Winner of the 2003 Isaac and Tamara Deutscher Memorial Prize
This book rejects a commonplace of European history: that the treaties of Westphalia not only closed the Thirty Years’ War but also inaugurated a new international order driven by the interaction of territorial sovereign states. Benno Teschke, through this thorough and incisive critique, argues that this is not the case. Domestic ‘social property relations’ shaped international relations in continental Europe down to 1789 and even beyond. The dynastic monarchies that ruled during this time differed from their medieval predecessors in degree and form of personalization, but not in underlying dynamic. 1648, therefore, is a false caesura in the history of international relations. For real change we must wait until relatively recent times and the development of modern states and true capitalism. In effect, it’s not until governments are run impersonally, with no function other than the exercise of its monopoly on violence, that modern international relations are born.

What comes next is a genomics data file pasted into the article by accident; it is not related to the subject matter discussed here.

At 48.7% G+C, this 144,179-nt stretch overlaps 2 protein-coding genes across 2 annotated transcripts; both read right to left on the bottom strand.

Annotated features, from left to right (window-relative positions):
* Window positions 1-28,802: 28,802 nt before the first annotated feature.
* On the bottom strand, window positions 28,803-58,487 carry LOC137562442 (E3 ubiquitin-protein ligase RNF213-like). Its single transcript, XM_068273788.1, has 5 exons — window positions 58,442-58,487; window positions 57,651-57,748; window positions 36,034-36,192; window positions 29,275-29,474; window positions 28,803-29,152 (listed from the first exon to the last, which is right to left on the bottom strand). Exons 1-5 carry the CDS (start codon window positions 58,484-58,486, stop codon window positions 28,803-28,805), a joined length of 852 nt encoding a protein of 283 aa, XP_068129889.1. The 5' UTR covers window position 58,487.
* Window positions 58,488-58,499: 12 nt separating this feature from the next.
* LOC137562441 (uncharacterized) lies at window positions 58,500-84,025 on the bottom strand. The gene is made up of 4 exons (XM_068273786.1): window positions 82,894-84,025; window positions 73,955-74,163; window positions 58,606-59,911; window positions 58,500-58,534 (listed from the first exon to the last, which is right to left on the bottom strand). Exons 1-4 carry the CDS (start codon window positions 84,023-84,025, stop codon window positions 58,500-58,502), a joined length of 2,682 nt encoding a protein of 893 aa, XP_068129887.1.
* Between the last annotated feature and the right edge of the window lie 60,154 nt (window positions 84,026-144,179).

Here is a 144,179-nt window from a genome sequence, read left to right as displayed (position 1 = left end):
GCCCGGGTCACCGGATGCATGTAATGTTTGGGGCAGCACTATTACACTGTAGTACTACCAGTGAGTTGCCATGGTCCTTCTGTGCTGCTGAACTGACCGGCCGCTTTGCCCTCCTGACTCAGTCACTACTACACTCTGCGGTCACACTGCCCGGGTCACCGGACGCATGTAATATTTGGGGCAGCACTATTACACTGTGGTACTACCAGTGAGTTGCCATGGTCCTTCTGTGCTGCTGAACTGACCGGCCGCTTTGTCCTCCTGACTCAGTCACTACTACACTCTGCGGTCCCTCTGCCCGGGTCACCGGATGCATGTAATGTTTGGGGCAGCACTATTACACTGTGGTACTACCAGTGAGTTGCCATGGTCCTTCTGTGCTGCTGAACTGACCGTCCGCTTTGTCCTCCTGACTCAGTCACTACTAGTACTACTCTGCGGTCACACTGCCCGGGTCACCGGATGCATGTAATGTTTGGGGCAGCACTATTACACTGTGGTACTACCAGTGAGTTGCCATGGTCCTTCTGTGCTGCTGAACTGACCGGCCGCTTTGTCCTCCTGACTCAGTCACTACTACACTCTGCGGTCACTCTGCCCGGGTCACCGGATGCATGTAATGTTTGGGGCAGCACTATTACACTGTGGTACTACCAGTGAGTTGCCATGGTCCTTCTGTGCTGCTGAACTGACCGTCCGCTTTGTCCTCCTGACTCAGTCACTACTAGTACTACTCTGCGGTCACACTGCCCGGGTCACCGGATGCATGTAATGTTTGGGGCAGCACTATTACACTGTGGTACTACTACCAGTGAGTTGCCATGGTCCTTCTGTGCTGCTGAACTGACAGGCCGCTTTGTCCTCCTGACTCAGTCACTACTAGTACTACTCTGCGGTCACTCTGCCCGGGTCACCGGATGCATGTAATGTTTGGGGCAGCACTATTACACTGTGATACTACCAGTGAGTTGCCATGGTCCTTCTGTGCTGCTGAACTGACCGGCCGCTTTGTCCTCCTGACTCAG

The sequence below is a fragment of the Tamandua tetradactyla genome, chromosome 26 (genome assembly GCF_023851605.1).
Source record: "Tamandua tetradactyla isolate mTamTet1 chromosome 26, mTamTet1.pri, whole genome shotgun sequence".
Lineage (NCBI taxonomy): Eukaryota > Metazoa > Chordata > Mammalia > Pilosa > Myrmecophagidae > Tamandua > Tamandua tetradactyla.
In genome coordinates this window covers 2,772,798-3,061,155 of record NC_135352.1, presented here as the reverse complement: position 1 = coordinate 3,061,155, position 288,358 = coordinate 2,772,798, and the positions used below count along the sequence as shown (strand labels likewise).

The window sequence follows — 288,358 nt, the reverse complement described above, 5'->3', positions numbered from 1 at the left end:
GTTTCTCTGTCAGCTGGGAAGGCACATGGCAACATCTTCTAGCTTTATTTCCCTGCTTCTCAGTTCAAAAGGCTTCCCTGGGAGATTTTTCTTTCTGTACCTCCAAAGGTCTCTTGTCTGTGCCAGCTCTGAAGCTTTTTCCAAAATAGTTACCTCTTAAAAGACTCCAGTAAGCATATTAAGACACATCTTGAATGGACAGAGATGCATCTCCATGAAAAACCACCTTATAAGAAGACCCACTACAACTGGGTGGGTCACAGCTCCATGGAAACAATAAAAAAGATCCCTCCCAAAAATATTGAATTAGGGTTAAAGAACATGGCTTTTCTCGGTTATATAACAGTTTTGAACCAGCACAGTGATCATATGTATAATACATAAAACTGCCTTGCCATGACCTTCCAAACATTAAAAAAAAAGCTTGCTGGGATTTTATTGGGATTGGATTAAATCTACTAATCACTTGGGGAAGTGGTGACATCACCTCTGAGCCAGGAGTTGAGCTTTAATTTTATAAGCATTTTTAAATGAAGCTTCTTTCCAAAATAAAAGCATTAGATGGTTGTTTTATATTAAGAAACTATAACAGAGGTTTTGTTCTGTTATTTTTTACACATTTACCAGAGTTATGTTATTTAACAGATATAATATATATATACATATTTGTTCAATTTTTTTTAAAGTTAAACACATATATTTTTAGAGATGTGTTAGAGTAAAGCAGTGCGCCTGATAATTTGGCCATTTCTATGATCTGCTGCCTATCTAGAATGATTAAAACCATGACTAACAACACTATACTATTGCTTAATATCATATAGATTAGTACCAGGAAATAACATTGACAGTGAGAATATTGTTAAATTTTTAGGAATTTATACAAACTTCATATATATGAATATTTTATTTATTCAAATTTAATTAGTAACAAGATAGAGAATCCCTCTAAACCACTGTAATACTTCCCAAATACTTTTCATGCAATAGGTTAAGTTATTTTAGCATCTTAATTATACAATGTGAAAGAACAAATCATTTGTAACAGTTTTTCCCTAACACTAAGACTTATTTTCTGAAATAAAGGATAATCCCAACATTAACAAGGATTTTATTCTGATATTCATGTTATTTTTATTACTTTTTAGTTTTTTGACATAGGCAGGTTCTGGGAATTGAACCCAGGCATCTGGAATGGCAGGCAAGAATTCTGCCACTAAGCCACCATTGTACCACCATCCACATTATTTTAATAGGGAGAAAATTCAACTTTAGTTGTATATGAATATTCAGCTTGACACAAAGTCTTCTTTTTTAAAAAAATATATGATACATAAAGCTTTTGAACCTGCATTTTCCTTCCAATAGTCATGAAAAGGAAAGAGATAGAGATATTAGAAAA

Ellen Meiksins Wood (1942-2016) was a leading political theorist and one of the world's most influential historians. Her wide-ranging and original work, covering topics which range from examinations of Athenian democracy to contemporary American imperialism, has, alongside Robert Brenner, inaugurated the 'Political Marxist' approach to history. Political Marxism is founded upon a critique of the teleology and formalism of many forms of Marxism in an attempt at rehistoricising and repoliticising the Marxist project. The influence of Ellen's distinctive work can be seen across the social sciences and has influenced generations of scholars.
To celebrate her work, we are making available one of her most influential essays, "The Separation of the Economic and the Political in Capitalism", originally published in NLR 1/127 (1981).